Illustration: Aïda Amer/Axios

President Trump will sign an executive order Tuesday designed to put more weight behind the administration's role in the international One Trillion Trees Initiative, a White House official said.

Why it matters: White House support for the initiative contrasts with Trump's overall climate posture.

  • He rejects consensus science on human-induced warming and is scuttling Obama-era emissions rules.
  • Supporting trees, however, has been one narrow way Trump and other Republicans have cautiously backed action.

The state of play: It creates an interagency council tasked with "developing, coordinating, and promoting" U.S. work on tree growth and conservation.

  • It includes creating a methodology to track the efforts, and addressing "potential statutory and regulatory limitations."
  • It's led by the secretaries of the Interior and Agriculture and contains 12 other agencies, as well as Ivanka Trump, Jared Kushner and other White House officials.

What they're saying: "Through today’s executive order, and on the heels of the Great American Outdoors Act signed into law by the President just two months ago, we continue to prioritize forest conservation in America and around the world. I am proud to serve on the Trillion Trees Interagency Council as we advance solutions to promote healthy and resilient forests for future generations," Ivanka Trump told Axios.

Catch up fast: In January Trump announced U.S. participation in the initiative launched at the World Economic Forum early this year.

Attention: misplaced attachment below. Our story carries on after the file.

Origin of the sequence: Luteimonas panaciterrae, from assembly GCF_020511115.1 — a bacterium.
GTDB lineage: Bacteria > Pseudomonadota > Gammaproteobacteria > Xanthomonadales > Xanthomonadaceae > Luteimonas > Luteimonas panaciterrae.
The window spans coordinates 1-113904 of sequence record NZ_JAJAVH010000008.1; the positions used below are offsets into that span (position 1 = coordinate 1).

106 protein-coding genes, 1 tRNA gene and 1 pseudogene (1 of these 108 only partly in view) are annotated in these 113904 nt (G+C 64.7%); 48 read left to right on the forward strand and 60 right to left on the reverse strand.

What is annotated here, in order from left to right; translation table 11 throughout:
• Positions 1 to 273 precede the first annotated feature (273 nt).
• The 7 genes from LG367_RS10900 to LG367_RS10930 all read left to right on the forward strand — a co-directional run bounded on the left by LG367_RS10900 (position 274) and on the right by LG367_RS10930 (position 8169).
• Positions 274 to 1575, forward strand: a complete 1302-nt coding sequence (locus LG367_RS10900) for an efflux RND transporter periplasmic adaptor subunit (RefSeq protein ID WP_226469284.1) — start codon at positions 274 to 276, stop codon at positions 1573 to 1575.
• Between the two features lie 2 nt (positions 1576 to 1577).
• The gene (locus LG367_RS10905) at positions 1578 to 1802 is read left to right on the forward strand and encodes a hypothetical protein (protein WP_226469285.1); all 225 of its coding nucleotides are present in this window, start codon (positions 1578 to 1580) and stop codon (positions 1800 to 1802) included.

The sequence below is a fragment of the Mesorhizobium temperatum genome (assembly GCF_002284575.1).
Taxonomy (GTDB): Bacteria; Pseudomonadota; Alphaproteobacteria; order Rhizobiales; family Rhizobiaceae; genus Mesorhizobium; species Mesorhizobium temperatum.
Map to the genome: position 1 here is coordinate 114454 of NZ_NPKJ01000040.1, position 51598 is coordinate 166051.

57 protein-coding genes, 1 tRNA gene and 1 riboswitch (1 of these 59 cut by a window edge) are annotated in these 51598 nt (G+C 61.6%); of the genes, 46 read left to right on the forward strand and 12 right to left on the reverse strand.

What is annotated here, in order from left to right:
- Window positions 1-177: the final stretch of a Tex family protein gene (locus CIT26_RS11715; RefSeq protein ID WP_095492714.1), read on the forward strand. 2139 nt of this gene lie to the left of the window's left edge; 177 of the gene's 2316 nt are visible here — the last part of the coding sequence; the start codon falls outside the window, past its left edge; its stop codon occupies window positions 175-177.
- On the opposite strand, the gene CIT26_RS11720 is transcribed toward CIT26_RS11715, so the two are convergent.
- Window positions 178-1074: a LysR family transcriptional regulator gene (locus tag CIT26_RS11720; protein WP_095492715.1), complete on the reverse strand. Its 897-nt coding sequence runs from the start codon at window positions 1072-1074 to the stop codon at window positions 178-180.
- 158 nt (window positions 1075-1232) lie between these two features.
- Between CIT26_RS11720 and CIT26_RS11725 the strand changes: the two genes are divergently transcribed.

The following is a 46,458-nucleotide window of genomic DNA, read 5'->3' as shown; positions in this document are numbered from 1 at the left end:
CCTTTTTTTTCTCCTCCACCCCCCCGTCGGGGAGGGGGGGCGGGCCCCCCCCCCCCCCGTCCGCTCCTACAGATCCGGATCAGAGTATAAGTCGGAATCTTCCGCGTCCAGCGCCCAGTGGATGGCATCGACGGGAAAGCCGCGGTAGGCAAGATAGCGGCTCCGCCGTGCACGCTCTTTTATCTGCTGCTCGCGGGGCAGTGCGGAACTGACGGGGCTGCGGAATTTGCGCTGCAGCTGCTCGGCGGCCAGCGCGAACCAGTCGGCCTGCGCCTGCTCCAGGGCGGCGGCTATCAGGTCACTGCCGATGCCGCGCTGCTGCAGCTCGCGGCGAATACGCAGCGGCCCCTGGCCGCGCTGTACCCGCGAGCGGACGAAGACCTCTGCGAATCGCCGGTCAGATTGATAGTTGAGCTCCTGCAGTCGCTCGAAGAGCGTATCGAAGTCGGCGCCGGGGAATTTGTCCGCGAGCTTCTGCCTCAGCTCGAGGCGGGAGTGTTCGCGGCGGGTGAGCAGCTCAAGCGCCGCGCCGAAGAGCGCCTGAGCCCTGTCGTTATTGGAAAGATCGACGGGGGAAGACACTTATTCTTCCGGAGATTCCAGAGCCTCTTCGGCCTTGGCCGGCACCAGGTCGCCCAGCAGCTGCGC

• The global push to plant or conserve a trillion trees by 2030 is about climate but also biodiversity and other ecological needs.

The intrigue: White House information on the order briefly notes trees' role in removing CO2, but doesn't mention climate change or warming.

  • It's touting the need for healthy forests that protect watersheds and also promoting national forests' role in the tourism economy.
  • The order's text wasn't yet available this morning.

Between the lines: Joe Biden has been attacking Trump's environmental positions. The order could be aimed at softening Trump's image.

Reality check: Keeping warming in check will require vastly more than forest growth and protection, though it's one important tool.

  • Trees are no substitute for steeply cutting emissions from the very fossil fuels Trump aggressively promotes.

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Amy Coney Barrett's immediate impact

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In her first week on the job, Amy Coney Barrett may be deciding which votes to count in the presidential election. By her third week, she’ll be deciding the fate of the Affordable Care Act.

Where it stands: The Senate votes on Barrett’s nomination tomorrow. If she’s confirmed, Chief Justice John Roberts is expected to swear her in at the Supreme Court within hours, an administration official tells Axios.